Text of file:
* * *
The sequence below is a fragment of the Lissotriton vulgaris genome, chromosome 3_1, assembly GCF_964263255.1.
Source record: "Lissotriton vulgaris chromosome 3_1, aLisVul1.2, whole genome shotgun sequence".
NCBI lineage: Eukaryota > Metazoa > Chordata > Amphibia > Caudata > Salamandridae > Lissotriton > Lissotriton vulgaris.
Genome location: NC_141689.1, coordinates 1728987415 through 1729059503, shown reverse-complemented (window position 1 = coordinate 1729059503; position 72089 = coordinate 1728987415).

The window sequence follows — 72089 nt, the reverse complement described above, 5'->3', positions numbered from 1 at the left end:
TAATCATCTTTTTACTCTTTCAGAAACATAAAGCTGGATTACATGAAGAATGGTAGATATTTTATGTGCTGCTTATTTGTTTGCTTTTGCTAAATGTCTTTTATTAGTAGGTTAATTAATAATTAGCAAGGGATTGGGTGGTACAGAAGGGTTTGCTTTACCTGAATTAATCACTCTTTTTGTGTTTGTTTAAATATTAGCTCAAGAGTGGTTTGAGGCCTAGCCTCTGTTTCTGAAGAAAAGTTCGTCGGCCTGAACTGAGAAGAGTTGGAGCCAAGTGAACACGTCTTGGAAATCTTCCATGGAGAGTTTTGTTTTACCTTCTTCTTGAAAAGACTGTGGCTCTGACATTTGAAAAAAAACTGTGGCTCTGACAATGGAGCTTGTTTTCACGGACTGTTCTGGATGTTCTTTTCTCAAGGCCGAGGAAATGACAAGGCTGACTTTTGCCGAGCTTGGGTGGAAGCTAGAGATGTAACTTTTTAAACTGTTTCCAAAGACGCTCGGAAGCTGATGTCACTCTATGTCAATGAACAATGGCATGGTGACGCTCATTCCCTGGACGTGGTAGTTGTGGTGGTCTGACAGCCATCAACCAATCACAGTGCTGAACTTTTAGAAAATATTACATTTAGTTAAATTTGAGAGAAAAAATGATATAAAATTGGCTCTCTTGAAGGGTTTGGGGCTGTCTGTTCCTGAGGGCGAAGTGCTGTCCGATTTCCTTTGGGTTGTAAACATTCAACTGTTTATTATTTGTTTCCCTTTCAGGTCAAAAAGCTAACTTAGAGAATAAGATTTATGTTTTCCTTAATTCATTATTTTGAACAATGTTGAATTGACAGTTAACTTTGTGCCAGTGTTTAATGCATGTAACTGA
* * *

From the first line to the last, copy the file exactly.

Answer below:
The sequence below is a fragment of the Lissotriton vulgaris genome, chromosome 3_1, assembly GCF_964263255.1.
Source record: "Lissotriton vulgaris chromosome 3_1, aLisVul1.2, whole genome shotgun sequence".
NCBI lineage: Eukaryota > Metazoa > Chordata > Amphibia > Caudata > Salamandridae > Lissotriton > Lissotriton vulgaris.
Genome location: NC_141689.1, coordinates 1728987415 through 1729059503, shown reverse-complemented (window position 1 = coordinate 1729059503; position 72089 = coordinate 1728987415).

The window sequence follows — 72089 nt, the reverse complement described above, 5'->3', positions numbered from 1 at the left end:
TAATCATCTTTTTACTCTTTCAGAAACATAAAGCTGGATTACATGAAGAATGGTAGATATTTTATGTGCTGCTTATTTGTTTGCTTTTGCTAAATGTCTTTTATTAGTAGGTTAATTAATAATTAGCAAGGGATTGGGTGGTACAGAAGGGTTTGCTTTACCTGAATTAATCACTCTTTTTGTGTTTGTTTAAATATTAGCTCAAGAGTGGTTTGAGGCCTAGCCTCTGTTTCTGAAGAAAAGTTCGTCGGCCTGAACTGAGAAGAGTTGGAGCCAAGTGAACACGTCTTGGAAATCTTCCATGGAGAGTTTTGTTTTACCTTCTTCTTGAAAAGACTGTGGCTCTGACATTTGAAAAAAAACTGTGGCTCTGACAATGGAGCTTGTTTTCACGGACTGTTCTGGATGTTCTTTTCTCAAGGCCGAGGAAATGACAAGGCTGACTTTTGCCGAGCTTGGGTGGAAGCTAGAGATGTAACTTTTTAAACTGTTTCCAAAGACGCTCGGAAGCTGATGTCACTCTATGTCAATGAACAATGGCATGGTGACGCTCATTCCCTGGACGTGGTAGTTGTGGTGGTCTGACAGCCATCAACCAATCACAGTGCTGAACTTTTAGAAAATATTACATTTAGTTAAATTTGAGAGAAAAAATGATATAAAATTGGCTCTCTTGAAGGGTTTGGGGCTGTCTGTTCCTGAGGGCGAAGTGCTGTCCGATTTCCTTTGGGTTGTAAACATTCAACTGTTTATTATTTGTTTCCCTTTCAGGTCAAAAAGCTAACTTAGAGAATAAGATTTATGTTTTCCTTAATTCATTATTTTGAACAATGTTGAATTGACAGTTAACTTTGTGCCAGTGTTTAATGCATGTAACTGA